The cheaper rates allowed University of Miami research associate Nicolas Ramos to book a staycation in Coral Gables with friends at a one-bedroom townhouse in August 2014.
“Airbnb gives so much more flexibility,” Ramos said. “[People] might not be inclined to visit at all if they can’t have an affordable way of staying.”
The differences between a hotel and Airbnb aren’t just about price. While hotels offer privacy with a slew of amenities, Airbnb rentals promise more intimate experiences that can be more personalized for guests.
For instance, Coconut Grove sculptor Aida Serousse often takes guests around Miami and offers them free sculpture classes.
Supporters and opponents agree that Airbnb is not going anywhere. Fans and naysayers will likely need to find middle ground.
I love the sharing economy and I love the consumer’s economy. There is nothing wrong with that and there is a lot of good that can come out of it. But I do think it’s got to be level playing field for everybody. Christopher Zoller, a broker at EWM Realty International
As long as Airbnb can follow city ordinances, pay taxes and find a way to curb abuses by hosts, it has a place in Miami-Dade’s economy, said Christopher Zoller, a broker at EWM Realty International.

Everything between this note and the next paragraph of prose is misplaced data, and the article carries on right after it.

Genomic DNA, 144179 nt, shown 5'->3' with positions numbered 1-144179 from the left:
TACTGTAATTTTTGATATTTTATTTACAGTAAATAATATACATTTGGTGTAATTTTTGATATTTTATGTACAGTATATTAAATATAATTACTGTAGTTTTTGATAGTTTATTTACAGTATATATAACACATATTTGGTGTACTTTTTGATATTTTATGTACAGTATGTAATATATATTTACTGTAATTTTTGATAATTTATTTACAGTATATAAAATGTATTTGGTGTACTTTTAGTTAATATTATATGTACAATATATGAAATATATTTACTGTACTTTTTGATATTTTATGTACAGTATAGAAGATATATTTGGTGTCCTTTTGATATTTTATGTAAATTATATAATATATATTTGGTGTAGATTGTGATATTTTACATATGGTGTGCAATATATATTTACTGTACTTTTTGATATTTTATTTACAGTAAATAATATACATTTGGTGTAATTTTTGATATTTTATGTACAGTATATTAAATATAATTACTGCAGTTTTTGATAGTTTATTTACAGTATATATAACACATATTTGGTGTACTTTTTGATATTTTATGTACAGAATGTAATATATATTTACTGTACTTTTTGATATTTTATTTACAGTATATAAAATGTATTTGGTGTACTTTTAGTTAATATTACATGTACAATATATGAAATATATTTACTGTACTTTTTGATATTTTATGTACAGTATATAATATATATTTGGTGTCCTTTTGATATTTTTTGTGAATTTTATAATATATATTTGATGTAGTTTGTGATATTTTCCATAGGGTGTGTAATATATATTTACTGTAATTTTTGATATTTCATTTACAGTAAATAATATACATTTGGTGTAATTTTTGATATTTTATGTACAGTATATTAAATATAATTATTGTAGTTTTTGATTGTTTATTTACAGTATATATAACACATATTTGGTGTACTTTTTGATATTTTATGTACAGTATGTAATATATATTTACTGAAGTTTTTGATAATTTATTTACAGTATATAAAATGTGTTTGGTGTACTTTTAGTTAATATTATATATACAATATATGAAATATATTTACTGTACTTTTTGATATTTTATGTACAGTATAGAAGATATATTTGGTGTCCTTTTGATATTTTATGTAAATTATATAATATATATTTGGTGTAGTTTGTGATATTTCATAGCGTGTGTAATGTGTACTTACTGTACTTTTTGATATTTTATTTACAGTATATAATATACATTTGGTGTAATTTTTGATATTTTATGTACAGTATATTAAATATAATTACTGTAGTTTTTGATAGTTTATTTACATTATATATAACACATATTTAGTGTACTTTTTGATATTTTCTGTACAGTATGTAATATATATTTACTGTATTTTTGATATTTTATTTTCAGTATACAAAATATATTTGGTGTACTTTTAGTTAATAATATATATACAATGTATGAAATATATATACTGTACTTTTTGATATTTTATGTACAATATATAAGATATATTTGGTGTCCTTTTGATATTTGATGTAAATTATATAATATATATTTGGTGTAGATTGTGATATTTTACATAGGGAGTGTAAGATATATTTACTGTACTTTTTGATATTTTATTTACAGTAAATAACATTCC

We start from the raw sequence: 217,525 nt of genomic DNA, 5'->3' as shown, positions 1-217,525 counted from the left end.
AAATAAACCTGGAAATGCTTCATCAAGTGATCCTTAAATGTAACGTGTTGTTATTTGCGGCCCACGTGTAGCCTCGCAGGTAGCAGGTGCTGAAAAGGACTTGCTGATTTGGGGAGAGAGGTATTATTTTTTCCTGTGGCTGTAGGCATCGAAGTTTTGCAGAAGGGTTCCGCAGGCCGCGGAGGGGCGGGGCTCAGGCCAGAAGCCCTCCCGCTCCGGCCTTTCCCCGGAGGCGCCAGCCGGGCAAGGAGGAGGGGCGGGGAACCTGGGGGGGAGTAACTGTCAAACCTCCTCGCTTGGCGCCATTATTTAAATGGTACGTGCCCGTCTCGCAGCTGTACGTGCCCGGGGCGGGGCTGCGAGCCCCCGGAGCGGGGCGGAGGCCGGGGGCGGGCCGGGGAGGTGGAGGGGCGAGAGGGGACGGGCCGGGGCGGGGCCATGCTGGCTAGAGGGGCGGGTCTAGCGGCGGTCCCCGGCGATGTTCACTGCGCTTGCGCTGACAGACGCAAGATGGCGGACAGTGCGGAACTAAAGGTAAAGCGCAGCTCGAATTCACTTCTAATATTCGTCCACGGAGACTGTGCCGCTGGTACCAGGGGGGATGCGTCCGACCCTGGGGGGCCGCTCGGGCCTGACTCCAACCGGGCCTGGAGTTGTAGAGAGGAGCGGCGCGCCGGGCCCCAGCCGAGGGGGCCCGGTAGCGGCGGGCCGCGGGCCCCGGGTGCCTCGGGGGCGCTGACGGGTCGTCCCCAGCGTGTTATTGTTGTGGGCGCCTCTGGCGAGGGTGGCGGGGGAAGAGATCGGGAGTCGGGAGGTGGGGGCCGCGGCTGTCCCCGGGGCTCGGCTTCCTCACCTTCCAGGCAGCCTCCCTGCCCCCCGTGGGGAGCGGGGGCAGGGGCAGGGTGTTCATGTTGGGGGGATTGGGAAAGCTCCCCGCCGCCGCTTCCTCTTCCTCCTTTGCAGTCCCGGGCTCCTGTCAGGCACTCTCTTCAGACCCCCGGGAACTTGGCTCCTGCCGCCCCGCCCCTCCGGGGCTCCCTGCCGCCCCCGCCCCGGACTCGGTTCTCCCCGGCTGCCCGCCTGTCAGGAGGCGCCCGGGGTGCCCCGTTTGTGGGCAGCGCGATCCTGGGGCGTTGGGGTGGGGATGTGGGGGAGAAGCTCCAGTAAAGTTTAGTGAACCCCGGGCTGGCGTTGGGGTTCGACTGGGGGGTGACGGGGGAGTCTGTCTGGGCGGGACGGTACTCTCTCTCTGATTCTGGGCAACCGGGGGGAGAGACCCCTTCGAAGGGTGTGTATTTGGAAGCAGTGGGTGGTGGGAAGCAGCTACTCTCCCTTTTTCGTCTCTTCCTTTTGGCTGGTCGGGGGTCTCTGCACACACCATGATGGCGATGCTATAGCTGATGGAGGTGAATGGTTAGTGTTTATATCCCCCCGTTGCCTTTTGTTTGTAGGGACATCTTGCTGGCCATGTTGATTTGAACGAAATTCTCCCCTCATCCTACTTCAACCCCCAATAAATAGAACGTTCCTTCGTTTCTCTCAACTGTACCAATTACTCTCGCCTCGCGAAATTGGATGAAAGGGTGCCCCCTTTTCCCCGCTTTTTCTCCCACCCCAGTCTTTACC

“I love the sharing economy, and I love the consumer’s economy. There is nothing wrong with that, and there is a lot of good that can come out of it. But I do think it’s got to be a level playing field for everybody,” Zoller said.
Real-estate broker Ross Milroy says short-term rental rules should be left to property owners. “People that own their own property should have the right to rent out the property,” Milroy said, with reasonable regulations, such as tax collection.
$95 Average cost of an Airbnb rental in Miami-Dade. The average cost of a hotel room in 2015 was about $195.
He compared the rise of Airbnb to ride-sharing app Uber, which reached an agreement with the county over regulations. Both have widespread support from locals.
“Uber came out, and in the end Uber had their way in Miami-Dade and in Broward County,” Milroy said. “Because the people want it.”
This article includes comments from the Public Insight Network, an online community of people who have agreed to share their insights with the Miami Herald and WLRN. Become a source at wlrn.org/topic/public-insight-network